Battle of the Dishes: Locavore Matzoh From Streit's and D&T Shmurah Bakery
For the past few weeks, Fork in the Road has been keeping track of matzoh price-gouging going in neighborhood grocery stores. But while costs may vary between brands and stores, matzoh flavor, the thinking typically goes, is pretty much a constant. Meaning that there isn't any.
In one corner, Streit's. In the other, shmurah.
But anyone who's ever been subjected to seven straight days in the purgatory of the unleavened knows that all matzohs are not created equal. Far from it: Even leaving aside all of the embellishments matzoh manufacturers have dreamed up -- salt, poppy seeds, whole wheat, spelt -- some matzohs really are less bad than others. We'd long been curious about shmurah matzoh, which comes in big, round pieces and is prepared under exacting rabbinical supervision. It's been called the Rolls-Royce of matzoh, and is priced accordingly: a one-pound box sells on average for $20. But how would it compare to its more humble counterpart? To find out, we bought a $2.50 1-pound box of plain Streit's matzoh direct from the Rivington Street factory, and then headed a few blocks west to Russ & Daughters, where we bought a $22.50 1-pound box of shmurah matzoh, made by the D&T Shmurah Bakery in Crown Heights.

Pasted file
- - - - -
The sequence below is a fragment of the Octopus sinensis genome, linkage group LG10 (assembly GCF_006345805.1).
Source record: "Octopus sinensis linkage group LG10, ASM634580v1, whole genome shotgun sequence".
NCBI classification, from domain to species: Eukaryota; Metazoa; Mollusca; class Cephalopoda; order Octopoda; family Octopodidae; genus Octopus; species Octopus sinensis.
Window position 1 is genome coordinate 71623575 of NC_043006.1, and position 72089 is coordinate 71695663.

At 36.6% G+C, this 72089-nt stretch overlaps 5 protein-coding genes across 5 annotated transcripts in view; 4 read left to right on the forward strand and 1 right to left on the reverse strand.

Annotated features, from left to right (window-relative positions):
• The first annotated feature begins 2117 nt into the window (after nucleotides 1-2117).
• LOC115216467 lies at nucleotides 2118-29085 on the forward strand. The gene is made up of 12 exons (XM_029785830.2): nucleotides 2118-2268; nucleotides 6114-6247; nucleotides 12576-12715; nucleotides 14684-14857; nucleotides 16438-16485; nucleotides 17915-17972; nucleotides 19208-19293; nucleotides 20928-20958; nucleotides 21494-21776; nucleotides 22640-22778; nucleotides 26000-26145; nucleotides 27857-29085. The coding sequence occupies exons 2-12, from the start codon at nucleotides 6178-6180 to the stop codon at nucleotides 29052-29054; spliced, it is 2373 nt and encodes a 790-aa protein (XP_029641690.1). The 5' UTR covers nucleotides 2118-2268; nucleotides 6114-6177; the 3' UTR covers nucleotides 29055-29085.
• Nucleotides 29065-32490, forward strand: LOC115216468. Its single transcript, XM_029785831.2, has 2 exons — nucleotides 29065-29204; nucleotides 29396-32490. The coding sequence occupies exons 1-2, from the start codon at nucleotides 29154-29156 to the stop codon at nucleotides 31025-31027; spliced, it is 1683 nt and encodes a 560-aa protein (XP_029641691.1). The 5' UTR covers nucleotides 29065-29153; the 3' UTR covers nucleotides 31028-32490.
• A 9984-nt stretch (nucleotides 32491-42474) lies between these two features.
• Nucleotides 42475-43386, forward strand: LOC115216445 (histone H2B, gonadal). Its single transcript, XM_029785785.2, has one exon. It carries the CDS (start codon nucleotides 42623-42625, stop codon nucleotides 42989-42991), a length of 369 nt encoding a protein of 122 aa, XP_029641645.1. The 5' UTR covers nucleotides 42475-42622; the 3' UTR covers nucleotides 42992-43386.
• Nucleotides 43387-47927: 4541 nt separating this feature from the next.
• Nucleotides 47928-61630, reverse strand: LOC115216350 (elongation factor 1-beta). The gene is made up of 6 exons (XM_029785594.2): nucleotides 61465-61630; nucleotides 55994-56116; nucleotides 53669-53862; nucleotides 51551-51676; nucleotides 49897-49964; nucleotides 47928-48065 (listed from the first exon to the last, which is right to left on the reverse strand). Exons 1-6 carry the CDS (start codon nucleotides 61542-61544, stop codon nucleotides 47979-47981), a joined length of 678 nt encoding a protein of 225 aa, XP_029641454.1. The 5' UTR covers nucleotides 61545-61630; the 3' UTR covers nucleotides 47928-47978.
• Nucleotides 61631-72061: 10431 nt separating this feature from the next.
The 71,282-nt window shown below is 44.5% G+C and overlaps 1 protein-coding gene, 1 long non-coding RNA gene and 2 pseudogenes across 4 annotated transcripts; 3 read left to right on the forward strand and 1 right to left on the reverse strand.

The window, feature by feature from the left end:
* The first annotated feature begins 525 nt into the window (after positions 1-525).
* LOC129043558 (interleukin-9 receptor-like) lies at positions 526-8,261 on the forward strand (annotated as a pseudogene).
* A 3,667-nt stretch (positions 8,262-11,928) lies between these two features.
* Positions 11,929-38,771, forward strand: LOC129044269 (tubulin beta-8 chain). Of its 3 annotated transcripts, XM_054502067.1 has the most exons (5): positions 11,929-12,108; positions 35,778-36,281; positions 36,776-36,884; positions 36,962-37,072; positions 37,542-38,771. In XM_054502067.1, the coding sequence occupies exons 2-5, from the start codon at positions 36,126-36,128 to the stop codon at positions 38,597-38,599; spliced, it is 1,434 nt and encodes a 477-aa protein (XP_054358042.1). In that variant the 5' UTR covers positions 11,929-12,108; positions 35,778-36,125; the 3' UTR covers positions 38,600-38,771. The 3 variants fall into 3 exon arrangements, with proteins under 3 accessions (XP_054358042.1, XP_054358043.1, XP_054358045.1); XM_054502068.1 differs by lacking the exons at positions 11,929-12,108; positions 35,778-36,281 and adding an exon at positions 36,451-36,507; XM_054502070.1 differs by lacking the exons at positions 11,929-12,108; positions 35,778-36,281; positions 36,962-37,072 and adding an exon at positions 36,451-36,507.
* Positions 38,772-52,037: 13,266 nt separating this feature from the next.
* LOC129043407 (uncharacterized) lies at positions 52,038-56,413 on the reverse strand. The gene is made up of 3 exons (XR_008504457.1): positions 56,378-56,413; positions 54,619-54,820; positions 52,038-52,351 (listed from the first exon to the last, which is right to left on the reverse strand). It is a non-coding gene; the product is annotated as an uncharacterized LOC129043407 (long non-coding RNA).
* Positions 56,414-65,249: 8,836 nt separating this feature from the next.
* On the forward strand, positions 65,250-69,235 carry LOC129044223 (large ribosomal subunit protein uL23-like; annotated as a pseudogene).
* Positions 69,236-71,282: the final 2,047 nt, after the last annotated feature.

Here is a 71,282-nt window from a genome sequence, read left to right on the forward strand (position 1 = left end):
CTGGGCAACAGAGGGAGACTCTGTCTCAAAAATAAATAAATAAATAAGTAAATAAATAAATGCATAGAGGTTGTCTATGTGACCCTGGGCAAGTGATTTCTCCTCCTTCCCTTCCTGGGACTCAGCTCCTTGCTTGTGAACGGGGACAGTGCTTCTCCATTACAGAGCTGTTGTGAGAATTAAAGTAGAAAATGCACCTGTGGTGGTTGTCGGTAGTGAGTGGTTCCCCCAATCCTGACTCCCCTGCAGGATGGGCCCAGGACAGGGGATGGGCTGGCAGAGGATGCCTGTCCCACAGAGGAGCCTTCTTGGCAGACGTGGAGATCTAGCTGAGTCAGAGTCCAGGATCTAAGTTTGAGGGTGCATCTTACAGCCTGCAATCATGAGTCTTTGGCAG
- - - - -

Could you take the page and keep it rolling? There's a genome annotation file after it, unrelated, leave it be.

Both matzohs answer to the names of "local," but only D&T's can claim to be handmade. As Jeremiah Moss observed during a tour of the bakery last year, the matzoh is produced on a painstakingly human scale: the flour and water are kneaded by one worker, after which the dough is rolled flat by a group of Russian women and then punched with holes by someone else before another worker feeds it into the oven. In other words, it's artisanal as all get out. And about as kosher, too: the bakery is owned by two rabbis, and the matzoh making process must take no more than 18 minutes -- after that, the matzoh is no longer considered unleavened. So strict is the bakery that everything the matzoh touches is cleaned or sanded down every 18 minutes.
Out of the boxes, into the ring.
All of which is fine, but how does it taste?